A Book Recommendation on Moral Formation and Religious Life in the USA

Darrell L. Bock's picture

I have been reading on biblical ethics and moral formation for some time. I find it amazing that seminary currricula rarely require a class that focuses on this topic (That includes where I teach!. We tend to think it can or is just absorbed in one way or another. (But that is another topic for another day)

There are many good books to recommend in this area. I just finished a really good work that is a wonderful way to get oriented or introduced to the area. it is Wyndy Corbin Reuschling's Reviving Evangelical Ethics: The Promise and Pitfalls of Classic Models of Morality (Brazos Press, 2008). 

In this book she first considers the three major models of moral formation in our world today: Duty ethics (Kant), Teleology or Utilitarian ethics (Mill) and Virtue Ethics (Aristotle, MacIntyre). 

These can be summarized as follows:

1) Duty ethics (Kant): What ought we to do? Which rules should I follow? Tied to rational and laws of nature. Categorical imperative- what we must do, the good pursued for the sake of duty.

2) Teleology (Mill): What will be the outcome? Goal- happiness for the most. (Happiness, safety and security- keys to life- a common view)

3) Virtue Ethics (Aristotle); What character should I show? Exercise of virtues to attain the highest good. Well being, happiness and good. Intelelectual and moral virtues: theoretical wisdom, understanding practical wisdom- intellectual; generosity, self control, courage, modesty, self-respect, gentleness, truthfulness, humor, righteous indignation- moral virtues. (one could add humility, peacemaking, suffering for righteousness’ sake, mercy, justice). Cultivated through habits, choices and friendships. Community dimension and role lacking in other models.

She critiques what each lacks as well as noting what each one gives us. She argues for model that does not park in any one of these but uses what is good from each, as well as adding her own reflections on how a kingdom perspective impacts how we look a these three models for moral formation. She is especially concerned that our over individualized way of ethical reasoning leads to a selfish way of thinking morally and a kind of therapeutic orientation to life that is less service driven than discipleship should be. The role of community and biblical narrative are important to her as missing ingredients in our moral reflection. The messy accounts of life in Scripture are things that can lead us to reflect on how we should live. Community reflection over the complexities of life can also be of help. She wishes we utilized more of both as we think about developing moral discernment required for the messy situations of our own lives. She ends stressing the potential of three common church activities for getting us to be more morally sensitive: preaching, small groups and service as key elements in formation.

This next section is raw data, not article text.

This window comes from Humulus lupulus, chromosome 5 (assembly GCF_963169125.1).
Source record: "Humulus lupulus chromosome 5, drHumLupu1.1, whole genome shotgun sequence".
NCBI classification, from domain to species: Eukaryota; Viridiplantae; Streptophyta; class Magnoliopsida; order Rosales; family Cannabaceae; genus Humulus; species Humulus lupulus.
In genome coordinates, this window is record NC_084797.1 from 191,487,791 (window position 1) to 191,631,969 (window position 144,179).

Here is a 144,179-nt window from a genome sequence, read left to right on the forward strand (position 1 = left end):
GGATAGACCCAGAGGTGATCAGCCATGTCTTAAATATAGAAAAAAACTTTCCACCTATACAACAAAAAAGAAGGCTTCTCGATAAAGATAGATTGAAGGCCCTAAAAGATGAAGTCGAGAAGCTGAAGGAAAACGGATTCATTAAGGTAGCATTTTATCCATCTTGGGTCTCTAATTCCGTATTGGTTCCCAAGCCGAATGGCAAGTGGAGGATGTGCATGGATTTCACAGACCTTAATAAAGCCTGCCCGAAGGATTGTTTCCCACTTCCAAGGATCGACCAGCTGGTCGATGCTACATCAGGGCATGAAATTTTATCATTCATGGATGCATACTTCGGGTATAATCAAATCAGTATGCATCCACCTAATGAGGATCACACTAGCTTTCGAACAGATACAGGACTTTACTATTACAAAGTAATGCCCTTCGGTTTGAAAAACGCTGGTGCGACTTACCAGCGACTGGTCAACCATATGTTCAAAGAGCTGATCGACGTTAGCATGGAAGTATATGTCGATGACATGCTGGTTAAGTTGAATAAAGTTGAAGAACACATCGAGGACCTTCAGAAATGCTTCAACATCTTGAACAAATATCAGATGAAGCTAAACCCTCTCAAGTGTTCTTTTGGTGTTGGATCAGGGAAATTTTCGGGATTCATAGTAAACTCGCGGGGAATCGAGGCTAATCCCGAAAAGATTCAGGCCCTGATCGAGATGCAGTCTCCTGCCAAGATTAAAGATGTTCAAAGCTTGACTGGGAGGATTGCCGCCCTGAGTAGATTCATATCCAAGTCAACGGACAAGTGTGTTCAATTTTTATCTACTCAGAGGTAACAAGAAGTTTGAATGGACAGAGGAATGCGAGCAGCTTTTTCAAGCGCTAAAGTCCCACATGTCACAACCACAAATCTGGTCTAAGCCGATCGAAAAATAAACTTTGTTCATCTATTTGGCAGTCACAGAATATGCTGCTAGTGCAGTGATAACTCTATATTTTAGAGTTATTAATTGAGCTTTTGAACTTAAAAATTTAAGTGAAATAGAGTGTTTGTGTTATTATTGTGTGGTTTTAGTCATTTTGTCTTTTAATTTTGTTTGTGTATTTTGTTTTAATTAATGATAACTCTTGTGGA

This is a balanced and thoughtful book. It also is clearly and simply written, making it a nice read. If you have been curious to get oriented to an area that often is hard to get your hands around, this book is a good start.


When I saw Kant, Mill, and Aristotle as her main sources, I was dismayed.  Is it too pedestrian or red-state to have hoped that the Sermon on the Mount would figure prominently in a study on this subject?

Darrell L. Bock's picture


She discusses the Sermon on the Mount and the work of Stassen and Gushee in Kingdom Ethics as she emphasizes the value of their work on this topic using the Sermon. So that is addressed. She also does not just use these three theories but critiques them, showing strengths and weaknesses.

Dr. Bock,

Assuming you consider Hauerwas in the camp of MacIntyre, how would you say her work improves on #3 Virtue Ethics in particular, since so much of the last paragraph (individualistic notion of self not being a good thing, community emphasis, narrative theology, etc) seems similar?



Darrell L. Bock's picture


Technically, Hauerwas is Anabaptist and not so much a virtue ethicist. His emphasis on the community is something this book shares. Ruchsling's point is not so much that virtue ethics is wrong (as it has much to offer, she says). However, she argues that without a community dimension, it can be very individualized in perspective and that is the risk in its emphasis. It does not ask corporate or corporate structure questions.

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